Egyptian Princess' Tomb Discovered Near Cairo

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The tomb of an Egyptian princess dating back 4,500 years was discovered near Cairo this Friday, reports the Global Post.
According to Al Arabiya, a group from the Czech Institute of Egyptology, funded by the Charles University of Prague, made the discovery. Al Arabiya also reports that along with the princess' main tomb, the group excavated a corridor which leads to four other tombs, two of which had been discovered prior to this expedition.
According to the Global Post the princess was named Shert Nebti. The Global Post also reports that little is known about her father or mother, though an inscription on the tomb states "the daughter of the king Men Salbo and his lover venerated before God the all-powerful."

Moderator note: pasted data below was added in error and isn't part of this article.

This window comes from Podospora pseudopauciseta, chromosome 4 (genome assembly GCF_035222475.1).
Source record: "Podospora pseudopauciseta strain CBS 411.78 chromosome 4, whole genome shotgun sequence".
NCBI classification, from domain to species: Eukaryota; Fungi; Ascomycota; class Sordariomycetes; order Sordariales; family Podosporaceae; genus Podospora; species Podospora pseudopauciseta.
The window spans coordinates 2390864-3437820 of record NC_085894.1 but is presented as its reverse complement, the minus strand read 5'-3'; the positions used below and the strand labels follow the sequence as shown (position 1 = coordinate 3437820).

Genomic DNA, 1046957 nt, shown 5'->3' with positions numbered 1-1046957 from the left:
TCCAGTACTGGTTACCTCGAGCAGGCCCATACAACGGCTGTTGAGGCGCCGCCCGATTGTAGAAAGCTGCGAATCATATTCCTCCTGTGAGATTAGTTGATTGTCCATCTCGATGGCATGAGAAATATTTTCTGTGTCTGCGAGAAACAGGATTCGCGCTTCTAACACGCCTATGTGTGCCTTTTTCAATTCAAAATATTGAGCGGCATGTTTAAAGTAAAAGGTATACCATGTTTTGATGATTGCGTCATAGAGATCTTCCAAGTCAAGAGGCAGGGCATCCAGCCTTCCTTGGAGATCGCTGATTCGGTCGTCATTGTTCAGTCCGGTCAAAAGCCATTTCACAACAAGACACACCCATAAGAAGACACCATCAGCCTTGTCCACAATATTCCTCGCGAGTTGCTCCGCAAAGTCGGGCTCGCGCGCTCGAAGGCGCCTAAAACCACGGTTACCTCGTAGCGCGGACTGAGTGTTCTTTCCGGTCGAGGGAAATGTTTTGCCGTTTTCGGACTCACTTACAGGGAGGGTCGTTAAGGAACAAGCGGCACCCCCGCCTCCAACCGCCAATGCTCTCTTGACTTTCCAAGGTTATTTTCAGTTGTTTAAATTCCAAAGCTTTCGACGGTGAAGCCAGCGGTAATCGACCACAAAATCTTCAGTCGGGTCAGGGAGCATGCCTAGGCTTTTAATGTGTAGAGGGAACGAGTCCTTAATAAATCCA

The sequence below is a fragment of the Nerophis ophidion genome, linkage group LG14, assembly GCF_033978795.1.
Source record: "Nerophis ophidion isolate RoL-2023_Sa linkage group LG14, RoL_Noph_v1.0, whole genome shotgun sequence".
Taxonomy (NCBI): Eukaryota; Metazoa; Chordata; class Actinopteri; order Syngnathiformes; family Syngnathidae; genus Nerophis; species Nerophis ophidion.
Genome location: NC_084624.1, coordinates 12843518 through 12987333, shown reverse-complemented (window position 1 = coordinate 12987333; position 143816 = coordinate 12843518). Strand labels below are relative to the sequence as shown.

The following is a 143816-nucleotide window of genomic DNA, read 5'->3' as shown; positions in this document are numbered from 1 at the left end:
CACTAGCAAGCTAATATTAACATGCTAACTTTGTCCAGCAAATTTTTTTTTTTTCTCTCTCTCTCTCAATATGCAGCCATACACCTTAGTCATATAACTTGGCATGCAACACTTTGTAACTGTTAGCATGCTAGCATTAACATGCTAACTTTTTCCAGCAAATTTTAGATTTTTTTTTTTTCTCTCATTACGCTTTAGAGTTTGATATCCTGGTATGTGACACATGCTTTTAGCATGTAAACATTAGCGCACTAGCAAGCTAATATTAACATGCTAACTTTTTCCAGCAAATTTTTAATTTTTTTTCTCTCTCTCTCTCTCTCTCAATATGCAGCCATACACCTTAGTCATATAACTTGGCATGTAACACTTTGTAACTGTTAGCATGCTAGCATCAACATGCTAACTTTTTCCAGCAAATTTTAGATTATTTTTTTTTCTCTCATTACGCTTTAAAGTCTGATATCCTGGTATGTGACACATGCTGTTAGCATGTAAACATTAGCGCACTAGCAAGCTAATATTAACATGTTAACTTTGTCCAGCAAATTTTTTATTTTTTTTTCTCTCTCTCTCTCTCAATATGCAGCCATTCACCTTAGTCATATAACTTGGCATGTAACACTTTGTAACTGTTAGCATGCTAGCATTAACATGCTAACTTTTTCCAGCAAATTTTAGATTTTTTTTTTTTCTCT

Al Arabiya reports the tomb and the four additional chambers it leads to have all been discovered in the regular excavation season, which began in October.
USA Today reports Mohammed El-Bialy, head of the Egyptian and Greco-Roman Antiquities department at the Antiquities Ministry, said the excavation is still in "early stages" and the site is closed to the public.
The discovery of the tomb comes at a crucial moment following the Arab Spring and Egyptian uprising. USA Today reports a delegation from the International Monetary Fund is in Egypt now to negotiate a $4.8 billion loan intended to bolster the country's weakened economy.

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This page contains a single entry by Sara G published on November 4, 2012 2:42 PM.

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